Bookmarklets are small scripts that run on a webpage to execute useful functions against either the content on the page or on the entire domain name itself. Backtick is a Chrome extension that holds these scripts together in once place, making it super simple to run them at any time on any page.
After installing Backtick, you can create your own commands or search through the predefined ones via a pop-up search box. Add any command another user creates by simply entering the ID into the Backtick settings page.
There are many bookmarklets already present in Backtick, but as the community grows there are surely more to be added. We’ve listed 10 of our favorites below, so let’s take a look at how Backtick works and how to use these custom commands.
Install Backtick and Start Creating Commands
Start by installing the Backtick extension for Chrome, found here. The default action to begin using Backtick is to press the key on the keyboard, which is the one under “Esc.” Either do this or click the Backtick extension icon in Chrome. A new pop-up box will display, where you type the bookmarklet/script name to use.
For example, we can start typing “Web Archive” to find a bookmarklet that sends the current page to Web.archive.org to view past versions of TechNorms.
Another pre-made one is “WhatFont,” which helps you choose a font by identifying ones on webpages that catch your eye.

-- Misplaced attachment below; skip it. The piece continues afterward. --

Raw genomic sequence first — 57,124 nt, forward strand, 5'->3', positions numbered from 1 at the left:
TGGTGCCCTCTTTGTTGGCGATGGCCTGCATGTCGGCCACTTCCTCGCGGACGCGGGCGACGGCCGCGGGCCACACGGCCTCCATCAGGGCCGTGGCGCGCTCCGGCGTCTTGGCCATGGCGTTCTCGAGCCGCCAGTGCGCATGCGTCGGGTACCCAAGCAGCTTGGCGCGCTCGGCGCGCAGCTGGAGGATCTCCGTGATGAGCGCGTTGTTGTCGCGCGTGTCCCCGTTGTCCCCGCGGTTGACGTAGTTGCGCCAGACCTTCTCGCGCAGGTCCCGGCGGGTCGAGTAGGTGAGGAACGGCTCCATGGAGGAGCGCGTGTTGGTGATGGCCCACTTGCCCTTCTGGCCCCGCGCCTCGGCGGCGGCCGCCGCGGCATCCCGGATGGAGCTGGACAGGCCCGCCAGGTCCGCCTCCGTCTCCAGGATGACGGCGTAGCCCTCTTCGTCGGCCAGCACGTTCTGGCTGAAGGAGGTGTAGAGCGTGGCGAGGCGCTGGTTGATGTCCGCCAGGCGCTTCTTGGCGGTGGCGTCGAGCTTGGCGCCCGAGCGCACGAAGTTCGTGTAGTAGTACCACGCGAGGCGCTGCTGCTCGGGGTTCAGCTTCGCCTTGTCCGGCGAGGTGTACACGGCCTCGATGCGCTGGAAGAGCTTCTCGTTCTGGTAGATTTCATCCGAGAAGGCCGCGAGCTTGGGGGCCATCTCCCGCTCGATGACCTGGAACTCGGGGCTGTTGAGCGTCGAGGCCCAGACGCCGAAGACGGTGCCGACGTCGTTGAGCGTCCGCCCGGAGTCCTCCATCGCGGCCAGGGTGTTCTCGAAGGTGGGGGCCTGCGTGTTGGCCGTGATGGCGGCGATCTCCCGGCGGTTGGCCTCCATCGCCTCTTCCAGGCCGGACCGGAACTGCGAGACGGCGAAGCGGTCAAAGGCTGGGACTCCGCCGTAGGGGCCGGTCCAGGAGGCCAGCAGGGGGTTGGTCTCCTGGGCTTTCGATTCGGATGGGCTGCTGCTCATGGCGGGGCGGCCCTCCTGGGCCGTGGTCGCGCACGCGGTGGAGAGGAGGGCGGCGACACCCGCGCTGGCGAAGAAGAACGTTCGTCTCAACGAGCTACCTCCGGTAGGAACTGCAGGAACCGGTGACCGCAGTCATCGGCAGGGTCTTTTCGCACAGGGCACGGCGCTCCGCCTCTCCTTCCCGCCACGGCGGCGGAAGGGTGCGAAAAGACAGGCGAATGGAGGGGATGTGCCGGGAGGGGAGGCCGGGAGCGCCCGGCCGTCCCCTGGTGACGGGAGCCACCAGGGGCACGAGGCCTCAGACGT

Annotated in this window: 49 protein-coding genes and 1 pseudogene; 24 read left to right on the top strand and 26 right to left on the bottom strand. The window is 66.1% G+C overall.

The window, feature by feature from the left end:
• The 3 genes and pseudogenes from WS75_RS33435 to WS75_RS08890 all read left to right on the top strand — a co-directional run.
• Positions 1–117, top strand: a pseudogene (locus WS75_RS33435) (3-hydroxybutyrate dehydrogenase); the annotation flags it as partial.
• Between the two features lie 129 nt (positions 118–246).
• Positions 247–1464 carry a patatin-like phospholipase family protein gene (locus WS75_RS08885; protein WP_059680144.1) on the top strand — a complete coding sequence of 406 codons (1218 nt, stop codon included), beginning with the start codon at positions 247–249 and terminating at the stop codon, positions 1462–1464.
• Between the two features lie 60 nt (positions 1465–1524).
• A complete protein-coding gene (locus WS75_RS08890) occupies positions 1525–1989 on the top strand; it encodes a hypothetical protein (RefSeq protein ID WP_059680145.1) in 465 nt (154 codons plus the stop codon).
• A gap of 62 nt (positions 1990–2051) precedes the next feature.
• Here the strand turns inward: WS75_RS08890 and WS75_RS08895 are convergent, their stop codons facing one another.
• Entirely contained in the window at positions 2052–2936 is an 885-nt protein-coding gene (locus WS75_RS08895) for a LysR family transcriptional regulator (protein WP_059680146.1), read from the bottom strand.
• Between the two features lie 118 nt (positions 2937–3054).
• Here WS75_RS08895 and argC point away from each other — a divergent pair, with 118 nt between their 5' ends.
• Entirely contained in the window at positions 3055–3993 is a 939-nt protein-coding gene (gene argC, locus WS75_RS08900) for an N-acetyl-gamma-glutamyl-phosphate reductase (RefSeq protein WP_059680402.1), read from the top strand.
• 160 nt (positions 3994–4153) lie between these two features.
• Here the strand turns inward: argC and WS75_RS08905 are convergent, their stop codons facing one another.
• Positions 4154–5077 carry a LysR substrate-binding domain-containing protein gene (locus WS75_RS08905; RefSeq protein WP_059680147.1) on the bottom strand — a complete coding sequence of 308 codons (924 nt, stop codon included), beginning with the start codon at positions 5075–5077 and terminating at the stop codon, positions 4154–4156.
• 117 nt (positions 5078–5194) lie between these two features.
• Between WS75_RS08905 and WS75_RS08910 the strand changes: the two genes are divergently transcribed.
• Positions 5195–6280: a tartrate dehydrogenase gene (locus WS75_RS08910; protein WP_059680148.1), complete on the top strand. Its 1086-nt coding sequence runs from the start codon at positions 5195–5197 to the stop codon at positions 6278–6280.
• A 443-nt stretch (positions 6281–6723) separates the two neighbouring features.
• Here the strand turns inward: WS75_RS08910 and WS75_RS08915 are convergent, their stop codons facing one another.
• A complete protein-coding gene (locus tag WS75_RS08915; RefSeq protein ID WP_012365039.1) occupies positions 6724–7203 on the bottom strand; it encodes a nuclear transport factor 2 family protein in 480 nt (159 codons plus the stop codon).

The bookmarklet immediately begins working on selecting it. In this case, we can hover over the text to find the font name.
Change the default trigger key that’s used to launch Backtick by opening the “Options” of the extension.
Also available from the settings is a field to add custom commands to Backtick that aren’t currently included in your install. Learn how to create these here.
The example they give results in a unique ID that is then entered into Backtick. This applies to all custom commands. After creating one, an ID is used for adding it to the extension.
Here is the example we’re given on how a command is created:
The unique ID we’re given is “6859173.” This is entered into the Backtick settings, and then added to produce the following effect:
Remove custom commands from this screen or use them like any other from the hotkey activated pop-up window. Their example command produces this alert:
If you make a handy command you think should be included as a predefined one, you can tweet it to the creator @JoelBesadda.
Note that Backtick is free to use, but a nag screen like the following will show after you use it for a while:
10 Useful Backtick Commands
These are some nice commands we came across while inspecting this extension.
Save a page to be read now or later at Readability:
Translate the current page to English using Google Translate:
View the current page via Google’s Cached website feature:
Check if the current webpage is really offline or if it’s just a problem with your own connection:
Share the current page on Google Plus:
There’s also one for Facebook, Twitter, and Pinterest called “Facebook Share,” “Twitter Share,” and “Pinterest Share.”
Track URL shares, likes, and tweets of the current page against the online service SharedCount:
Skip YouTube ads in an instant:
Create a horizontal and vertical ruler on the current page:
Search the current domain on Google with the the format “site:[domain]”:
Destroy a webpage with temporary bombs that skew surrounding text upon detonation:
Here’s an example of “FontBomb” on a webpage:
Instant access to all these bookmarklets is a blessing. Some of these I actually had previously saved on my bookmarks bar, but containing them in a hidden search box like Backtick does is really helpful.
If you can create some mind-blowing commands, you should send them our way so we can check them out.